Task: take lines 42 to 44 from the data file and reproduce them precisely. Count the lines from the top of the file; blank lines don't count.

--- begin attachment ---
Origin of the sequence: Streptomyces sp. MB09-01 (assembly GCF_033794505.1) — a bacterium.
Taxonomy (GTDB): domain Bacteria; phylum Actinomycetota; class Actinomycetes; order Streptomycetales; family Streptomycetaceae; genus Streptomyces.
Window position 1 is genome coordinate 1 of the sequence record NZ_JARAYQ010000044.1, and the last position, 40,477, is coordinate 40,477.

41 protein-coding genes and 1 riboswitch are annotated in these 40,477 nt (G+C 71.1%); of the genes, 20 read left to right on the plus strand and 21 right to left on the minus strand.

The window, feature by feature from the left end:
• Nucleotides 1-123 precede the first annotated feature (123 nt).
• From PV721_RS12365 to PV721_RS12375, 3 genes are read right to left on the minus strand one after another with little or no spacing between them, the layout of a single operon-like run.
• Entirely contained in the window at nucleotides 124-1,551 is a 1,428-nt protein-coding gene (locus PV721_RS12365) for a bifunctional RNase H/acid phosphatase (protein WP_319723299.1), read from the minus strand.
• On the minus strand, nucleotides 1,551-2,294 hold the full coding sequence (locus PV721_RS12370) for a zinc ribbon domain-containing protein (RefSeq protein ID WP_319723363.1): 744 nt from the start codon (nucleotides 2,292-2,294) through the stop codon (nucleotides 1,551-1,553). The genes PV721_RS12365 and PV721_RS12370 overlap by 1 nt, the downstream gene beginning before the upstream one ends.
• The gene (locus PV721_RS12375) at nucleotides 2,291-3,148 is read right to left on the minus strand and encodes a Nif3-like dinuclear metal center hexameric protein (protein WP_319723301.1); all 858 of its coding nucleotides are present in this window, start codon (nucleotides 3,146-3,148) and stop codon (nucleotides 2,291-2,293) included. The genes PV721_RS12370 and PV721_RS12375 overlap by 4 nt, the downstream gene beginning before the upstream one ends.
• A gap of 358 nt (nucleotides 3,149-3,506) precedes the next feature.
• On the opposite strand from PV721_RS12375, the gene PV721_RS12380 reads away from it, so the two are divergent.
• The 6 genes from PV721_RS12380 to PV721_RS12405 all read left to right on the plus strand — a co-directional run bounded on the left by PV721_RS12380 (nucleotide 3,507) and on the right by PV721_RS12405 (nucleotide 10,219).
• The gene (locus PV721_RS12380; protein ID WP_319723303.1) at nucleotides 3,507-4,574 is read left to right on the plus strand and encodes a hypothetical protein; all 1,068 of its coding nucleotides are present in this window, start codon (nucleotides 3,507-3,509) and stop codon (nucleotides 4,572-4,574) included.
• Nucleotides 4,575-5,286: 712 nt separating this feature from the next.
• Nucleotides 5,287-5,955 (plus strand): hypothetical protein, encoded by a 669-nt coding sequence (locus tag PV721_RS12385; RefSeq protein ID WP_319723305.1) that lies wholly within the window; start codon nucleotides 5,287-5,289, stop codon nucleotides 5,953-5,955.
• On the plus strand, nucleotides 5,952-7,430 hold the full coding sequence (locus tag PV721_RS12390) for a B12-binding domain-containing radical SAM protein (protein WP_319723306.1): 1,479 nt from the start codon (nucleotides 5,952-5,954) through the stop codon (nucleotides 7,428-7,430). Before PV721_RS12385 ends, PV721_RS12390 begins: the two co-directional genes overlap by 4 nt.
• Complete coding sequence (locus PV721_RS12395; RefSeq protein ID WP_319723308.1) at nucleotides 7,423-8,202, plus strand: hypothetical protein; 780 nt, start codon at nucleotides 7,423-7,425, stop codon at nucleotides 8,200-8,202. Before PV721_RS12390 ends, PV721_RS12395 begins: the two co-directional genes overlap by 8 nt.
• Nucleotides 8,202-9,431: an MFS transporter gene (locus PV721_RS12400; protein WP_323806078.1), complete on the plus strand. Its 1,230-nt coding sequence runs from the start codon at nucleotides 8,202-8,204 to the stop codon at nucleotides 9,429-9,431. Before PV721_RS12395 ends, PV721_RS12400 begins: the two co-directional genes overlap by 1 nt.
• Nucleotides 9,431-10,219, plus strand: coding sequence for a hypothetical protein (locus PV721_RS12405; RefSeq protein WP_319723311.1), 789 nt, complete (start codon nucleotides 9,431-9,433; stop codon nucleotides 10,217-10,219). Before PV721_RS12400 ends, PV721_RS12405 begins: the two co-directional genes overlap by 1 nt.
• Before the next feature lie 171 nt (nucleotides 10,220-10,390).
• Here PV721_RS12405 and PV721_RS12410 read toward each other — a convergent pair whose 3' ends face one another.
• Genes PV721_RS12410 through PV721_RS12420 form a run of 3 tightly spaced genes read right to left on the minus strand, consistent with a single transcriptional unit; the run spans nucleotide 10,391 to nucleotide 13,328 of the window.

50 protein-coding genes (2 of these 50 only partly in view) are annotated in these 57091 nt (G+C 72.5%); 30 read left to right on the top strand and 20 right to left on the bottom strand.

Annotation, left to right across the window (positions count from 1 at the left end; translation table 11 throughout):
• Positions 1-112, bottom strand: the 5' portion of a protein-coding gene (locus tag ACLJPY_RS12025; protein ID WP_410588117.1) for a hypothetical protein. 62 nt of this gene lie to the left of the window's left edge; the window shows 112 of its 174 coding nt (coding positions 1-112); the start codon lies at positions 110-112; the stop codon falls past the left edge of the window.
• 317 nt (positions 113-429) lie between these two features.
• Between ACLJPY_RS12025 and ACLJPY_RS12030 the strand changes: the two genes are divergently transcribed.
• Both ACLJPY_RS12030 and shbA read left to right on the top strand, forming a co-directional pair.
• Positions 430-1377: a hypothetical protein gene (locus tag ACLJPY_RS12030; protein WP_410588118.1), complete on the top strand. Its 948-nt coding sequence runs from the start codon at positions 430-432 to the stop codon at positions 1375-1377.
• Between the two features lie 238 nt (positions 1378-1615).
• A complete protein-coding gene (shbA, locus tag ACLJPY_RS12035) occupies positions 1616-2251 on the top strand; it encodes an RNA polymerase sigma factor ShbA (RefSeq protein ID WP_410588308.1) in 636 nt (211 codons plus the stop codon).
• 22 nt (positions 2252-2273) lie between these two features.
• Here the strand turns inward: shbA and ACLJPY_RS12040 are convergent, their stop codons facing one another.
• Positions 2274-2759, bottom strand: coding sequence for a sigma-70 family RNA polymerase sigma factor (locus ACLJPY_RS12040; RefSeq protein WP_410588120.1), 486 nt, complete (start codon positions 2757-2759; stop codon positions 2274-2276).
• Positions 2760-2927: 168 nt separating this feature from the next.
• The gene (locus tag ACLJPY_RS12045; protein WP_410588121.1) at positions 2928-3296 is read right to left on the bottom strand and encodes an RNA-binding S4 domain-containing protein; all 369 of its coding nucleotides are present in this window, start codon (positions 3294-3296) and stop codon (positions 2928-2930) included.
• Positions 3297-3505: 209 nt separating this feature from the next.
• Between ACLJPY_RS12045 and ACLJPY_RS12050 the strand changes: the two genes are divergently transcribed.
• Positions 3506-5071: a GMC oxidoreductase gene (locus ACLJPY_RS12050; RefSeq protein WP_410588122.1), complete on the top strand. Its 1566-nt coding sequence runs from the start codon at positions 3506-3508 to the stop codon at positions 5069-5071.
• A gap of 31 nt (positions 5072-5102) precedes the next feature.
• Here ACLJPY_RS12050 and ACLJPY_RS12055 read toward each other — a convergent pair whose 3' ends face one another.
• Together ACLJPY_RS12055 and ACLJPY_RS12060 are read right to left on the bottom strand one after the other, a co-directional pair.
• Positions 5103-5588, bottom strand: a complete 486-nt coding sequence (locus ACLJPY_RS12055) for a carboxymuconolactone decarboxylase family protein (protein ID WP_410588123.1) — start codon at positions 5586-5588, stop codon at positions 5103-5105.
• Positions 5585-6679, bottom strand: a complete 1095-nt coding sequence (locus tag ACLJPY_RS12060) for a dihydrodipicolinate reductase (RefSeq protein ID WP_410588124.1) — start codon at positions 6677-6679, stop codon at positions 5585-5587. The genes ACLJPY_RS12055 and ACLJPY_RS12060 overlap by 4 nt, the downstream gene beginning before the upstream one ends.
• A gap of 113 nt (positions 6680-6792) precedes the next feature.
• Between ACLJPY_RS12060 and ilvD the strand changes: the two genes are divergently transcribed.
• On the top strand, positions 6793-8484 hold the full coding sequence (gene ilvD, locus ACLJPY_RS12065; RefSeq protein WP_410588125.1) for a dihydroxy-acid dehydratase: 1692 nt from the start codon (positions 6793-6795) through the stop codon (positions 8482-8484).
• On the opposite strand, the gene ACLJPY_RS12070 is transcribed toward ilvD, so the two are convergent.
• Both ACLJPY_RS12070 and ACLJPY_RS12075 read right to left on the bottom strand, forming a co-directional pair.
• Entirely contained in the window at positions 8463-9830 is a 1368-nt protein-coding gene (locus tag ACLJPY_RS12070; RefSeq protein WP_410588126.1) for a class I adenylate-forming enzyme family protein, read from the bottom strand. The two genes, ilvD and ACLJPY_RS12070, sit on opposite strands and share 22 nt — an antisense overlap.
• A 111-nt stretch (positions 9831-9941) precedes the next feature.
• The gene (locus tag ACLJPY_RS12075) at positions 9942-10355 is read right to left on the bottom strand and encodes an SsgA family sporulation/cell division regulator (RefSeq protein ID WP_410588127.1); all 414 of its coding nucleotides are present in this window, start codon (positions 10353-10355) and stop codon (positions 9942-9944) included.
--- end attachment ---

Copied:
• Here ACLJPY_RS12050 and ACLJPY_RS12055 read toward each other — a convergent pair whose 3' ends face one another.
• Together ACLJPY_RS12055 and ACLJPY_RS12060 are read right to left on the bottom strand one after the other, a co-directional pair.
• Positions 5103-5588, bottom strand: a complete 486-nt coding sequence (locus ACLJPY_RS12055) for a carboxymuconolactone decarboxylase family protein (protein ID WP_410588123.1) — start codon at positions 5586-5588, stop codon at positions 5103-5105.